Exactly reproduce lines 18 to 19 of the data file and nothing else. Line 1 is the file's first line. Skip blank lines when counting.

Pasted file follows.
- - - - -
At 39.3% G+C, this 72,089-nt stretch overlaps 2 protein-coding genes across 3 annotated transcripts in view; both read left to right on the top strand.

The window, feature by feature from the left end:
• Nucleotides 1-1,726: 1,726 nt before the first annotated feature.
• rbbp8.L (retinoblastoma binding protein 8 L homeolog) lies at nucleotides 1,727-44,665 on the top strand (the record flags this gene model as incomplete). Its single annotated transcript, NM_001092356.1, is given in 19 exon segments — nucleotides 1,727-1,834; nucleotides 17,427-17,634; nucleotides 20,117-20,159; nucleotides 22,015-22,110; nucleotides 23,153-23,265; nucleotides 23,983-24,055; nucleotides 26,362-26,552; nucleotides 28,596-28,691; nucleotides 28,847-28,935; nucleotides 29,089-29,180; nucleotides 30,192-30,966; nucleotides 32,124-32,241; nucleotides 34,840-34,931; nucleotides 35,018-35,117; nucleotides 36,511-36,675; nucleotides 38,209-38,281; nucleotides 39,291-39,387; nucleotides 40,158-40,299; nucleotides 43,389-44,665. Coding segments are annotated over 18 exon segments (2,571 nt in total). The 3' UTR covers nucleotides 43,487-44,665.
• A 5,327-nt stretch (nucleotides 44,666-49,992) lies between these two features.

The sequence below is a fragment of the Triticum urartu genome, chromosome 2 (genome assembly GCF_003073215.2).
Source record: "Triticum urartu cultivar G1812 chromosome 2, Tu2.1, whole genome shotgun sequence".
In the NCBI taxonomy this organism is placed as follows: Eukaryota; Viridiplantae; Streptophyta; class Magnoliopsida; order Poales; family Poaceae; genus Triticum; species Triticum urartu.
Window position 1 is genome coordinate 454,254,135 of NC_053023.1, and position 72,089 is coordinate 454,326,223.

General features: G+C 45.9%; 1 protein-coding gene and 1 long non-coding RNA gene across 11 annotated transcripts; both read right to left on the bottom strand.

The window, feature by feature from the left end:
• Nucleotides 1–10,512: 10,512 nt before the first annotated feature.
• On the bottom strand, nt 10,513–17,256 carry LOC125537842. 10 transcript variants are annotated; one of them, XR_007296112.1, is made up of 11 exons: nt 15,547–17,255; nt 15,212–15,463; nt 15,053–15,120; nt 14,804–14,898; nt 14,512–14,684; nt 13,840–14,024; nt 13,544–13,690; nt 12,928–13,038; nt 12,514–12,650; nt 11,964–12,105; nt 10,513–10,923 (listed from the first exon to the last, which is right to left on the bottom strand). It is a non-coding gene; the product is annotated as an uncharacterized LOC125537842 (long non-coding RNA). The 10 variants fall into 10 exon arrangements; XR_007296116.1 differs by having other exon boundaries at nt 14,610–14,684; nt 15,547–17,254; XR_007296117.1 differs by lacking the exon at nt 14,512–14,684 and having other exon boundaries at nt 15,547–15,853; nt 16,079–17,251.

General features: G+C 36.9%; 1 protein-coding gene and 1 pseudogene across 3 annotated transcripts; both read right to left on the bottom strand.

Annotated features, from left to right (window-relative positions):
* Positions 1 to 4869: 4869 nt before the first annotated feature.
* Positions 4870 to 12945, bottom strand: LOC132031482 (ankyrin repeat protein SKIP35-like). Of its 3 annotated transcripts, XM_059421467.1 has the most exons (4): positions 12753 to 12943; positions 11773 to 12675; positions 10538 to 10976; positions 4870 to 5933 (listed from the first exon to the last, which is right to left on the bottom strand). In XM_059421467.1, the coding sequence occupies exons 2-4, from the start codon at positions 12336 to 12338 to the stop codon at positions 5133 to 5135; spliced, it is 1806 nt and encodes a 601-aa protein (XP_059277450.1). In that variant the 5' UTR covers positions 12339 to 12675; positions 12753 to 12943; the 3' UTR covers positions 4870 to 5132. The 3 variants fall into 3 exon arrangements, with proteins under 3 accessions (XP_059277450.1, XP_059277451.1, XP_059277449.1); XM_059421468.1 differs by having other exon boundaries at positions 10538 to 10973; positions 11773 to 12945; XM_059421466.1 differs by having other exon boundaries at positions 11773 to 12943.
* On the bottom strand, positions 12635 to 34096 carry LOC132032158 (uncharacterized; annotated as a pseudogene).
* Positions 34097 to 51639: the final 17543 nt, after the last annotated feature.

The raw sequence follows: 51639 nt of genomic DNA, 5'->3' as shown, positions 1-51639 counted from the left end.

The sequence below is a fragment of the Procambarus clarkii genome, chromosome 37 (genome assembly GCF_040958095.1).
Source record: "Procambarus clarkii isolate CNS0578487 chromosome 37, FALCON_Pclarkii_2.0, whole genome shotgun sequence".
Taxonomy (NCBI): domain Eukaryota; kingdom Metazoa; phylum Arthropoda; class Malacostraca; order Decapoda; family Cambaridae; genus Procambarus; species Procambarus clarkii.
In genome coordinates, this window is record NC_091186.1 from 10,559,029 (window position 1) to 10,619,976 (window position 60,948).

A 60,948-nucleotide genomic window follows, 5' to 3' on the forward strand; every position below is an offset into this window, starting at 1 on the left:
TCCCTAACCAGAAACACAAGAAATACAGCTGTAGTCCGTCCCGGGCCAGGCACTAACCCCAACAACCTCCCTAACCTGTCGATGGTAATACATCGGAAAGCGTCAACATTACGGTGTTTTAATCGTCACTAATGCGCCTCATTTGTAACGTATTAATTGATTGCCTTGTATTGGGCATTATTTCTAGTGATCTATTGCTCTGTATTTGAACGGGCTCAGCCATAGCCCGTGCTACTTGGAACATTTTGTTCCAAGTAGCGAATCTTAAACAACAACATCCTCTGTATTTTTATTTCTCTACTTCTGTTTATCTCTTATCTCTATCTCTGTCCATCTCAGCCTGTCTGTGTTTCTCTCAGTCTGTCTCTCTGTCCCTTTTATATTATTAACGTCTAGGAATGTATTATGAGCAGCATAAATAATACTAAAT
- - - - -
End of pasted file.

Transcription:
* On the bottom strand, positions 12635 to 34096 carry LOC132032158 (uncharacterized; annotated as a pseudogene).
* Positions 34097 to 51639: the final 17543 nt, after the last annotated feature.